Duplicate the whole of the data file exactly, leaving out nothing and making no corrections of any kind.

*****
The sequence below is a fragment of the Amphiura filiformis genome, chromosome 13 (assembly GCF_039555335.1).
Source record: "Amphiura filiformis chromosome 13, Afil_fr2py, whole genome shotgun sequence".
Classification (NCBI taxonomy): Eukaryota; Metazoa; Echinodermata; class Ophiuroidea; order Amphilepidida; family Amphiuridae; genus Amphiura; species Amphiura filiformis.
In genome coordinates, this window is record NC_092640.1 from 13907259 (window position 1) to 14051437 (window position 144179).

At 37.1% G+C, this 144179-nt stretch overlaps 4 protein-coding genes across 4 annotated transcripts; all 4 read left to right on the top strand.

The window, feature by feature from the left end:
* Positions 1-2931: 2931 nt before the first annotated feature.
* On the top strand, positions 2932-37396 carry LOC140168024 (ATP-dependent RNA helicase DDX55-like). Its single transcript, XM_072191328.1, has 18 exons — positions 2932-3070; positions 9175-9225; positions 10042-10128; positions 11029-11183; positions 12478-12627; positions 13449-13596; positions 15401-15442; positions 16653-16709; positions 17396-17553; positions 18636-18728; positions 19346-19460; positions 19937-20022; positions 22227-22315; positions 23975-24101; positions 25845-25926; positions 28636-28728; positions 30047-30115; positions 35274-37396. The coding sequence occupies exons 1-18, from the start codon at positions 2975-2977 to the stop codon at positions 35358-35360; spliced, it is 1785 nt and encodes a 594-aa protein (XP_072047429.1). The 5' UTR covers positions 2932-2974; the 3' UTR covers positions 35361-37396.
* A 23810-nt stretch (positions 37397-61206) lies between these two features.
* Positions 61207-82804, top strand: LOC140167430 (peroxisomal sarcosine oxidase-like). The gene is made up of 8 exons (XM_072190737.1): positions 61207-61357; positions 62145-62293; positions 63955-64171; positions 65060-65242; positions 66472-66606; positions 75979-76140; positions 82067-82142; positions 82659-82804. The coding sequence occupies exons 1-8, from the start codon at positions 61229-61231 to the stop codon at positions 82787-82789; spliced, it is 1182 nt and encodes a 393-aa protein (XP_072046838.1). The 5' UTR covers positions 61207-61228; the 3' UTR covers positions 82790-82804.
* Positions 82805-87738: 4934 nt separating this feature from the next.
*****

The sequence below is a fragment of the Amphiura filiformis genome, chromosome 13 (assembly GCF_039555335.1).
Source record: "Amphiura filiformis chromosome 13, Afil_fr2py, whole genome shotgun sequence".
Classification (NCBI taxonomy): Eukaryota; Metazoa; Echinodermata; class Ophiuroidea; order Amphilepidida; family Amphiuridae; genus Amphiura; species Amphiura filiformis.
In genome coordinates, this window is record NC_092640.1 from 13907259 (window position 1) to 14051437 (window position 144179).

At 37.1% G+C, this 144179-nt stretch overlaps 4 protein-coding genes across 4 annotated transcripts; all 4 read left to right on the top strand.

The window, feature by feature from the left end:
* Positions 1-2931: 2931 nt before the first annotated feature.
* On the top strand, positions 2932-37396 carry LOC140168024 (ATP-dependent RNA helicase DDX55-like). Its single transcript, XM_072191328.1, has 18 exons — positions 2932-3070; positions 9175-9225; positions 10042-10128; positions 11029-11183; positions 12478-12627; positions 13449-13596; positions 15401-15442; positions 16653-16709; positions 17396-17553; positions 18636-18728; positions 19346-19460; positions 19937-20022; positions 22227-22315; positions 23975-24101; positions 25845-25926; positions 28636-28728; positions 30047-30115; positions 35274-37396. The coding sequence occupies exons 1-18, from the start codon at positions 2975-2977 to the stop codon at positions 35358-35360; spliced, it is 1785 nt and encodes a 594-aa protein (XP_072047429.1). The 5' UTR covers positions 2932-2974; the 3' UTR covers positions 35361-37396.
* A 23810-nt stretch (positions 37397-61206) lies between these two features.
* Positions 61207-82804, top strand: LOC140167430 (peroxisomal sarcosine oxidase-like). The gene is made up of 8 exons (XM_072190737.1): positions 61207-61357; positions 62145-62293; positions 63955-64171; positions 65060-65242; positions 66472-66606; positions 75979-76140; positions 82067-82142; positions 82659-82804. The coding sequence occupies exons 1-8, from the start codon at positions 61229-61231 to the stop codon at positions 82787-82789; spliced, it is 1182 nt and encodes a 393-aa protein (XP_072046838.1). The 5' UTR covers positions 61207-61228; the 3' UTR covers positions 82790-82804.
* Positions 82805-87738: 4934 nt separating this feature from the next.